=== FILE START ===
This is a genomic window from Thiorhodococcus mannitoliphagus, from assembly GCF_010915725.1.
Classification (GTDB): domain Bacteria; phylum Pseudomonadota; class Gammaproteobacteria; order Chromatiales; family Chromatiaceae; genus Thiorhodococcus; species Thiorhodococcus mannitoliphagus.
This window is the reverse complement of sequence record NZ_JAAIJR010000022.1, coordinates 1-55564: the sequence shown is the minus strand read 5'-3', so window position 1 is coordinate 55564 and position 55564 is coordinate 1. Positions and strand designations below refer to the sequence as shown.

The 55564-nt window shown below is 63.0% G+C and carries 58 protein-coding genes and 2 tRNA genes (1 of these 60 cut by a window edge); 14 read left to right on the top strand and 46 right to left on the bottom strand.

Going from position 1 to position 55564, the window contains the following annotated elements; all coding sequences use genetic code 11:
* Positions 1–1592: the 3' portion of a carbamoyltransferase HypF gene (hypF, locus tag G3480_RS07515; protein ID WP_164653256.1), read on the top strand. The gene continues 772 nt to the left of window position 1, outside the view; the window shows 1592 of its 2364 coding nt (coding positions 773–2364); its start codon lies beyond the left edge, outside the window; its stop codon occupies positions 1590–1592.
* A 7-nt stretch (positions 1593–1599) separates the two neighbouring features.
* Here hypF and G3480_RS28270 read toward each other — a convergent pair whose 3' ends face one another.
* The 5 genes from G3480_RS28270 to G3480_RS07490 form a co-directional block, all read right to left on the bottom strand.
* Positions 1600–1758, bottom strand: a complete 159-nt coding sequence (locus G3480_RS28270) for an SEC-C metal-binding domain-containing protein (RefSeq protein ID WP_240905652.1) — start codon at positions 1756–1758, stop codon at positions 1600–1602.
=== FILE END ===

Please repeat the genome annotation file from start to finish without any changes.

This is a genomic window from Thiorhodococcus mannitoliphagus, from assembly GCF_010915725.1.
Classification (GTDB): domain Bacteria; phylum Pseudomonadota; class Gammaproteobacteria; order Chromatiales; family Chromatiaceae; genus Thiorhodococcus; species Thiorhodococcus mannitoliphagus.
This window is the reverse complement of sequence record NZ_JAAIJR010000022.1, coordinates 1-55564: the sequence shown is the minus strand read 5'-3', so window position 1 is coordinate 55564 and position 55564 is coordinate 1. Positions and strand designations below refer to the sequence as shown.

The 55564-nt window shown below is 63.0% G+C and carries 58 protein-coding genes and 2 tRNA genes (1 of these 60 cut by a window edge); 14 read left to right on the top strand and 46 right to left on the bottom strand.

Going from position 1 to position 55564, the window contains the following annotated elements; all coding sequences use genetic code 11:
* Positions 1–1592: the 3' portion of a carbamoyltransferase HypF gene (hypF, locus tag G3480_RS07515; protein ID WP_164653256.1), read on the top strand. The gene continues 772 nt to the left of window position 1, outside the view; the window shows 1592 of its 2364 coding nt (coding positions 773–2364); its start codon lies beyond the left edge, outside the window; its stop codon occupies positions 1590–1592.
* A 7-nt stretch (positions 1593–1599) separates the two neighbouring features.
* Here hypF and G3480_RS28270 read toward each other — a convergent pair whose 3' ends face one another.
* The 5 genes from G3480_RS28270 to G3480_RS07490 form a co-directional block, all read right to left on the bottom strand.
* Positions 1600–1758, bottom strand: a complete 159-nt coding sequence (locus G3480_RS28270) for an SEC-C metal-binding domain-containing protein (RefSeq protein ID WP_240905652.1) — start codon at positions 1756–1758, stop codon at positions 1600–1602.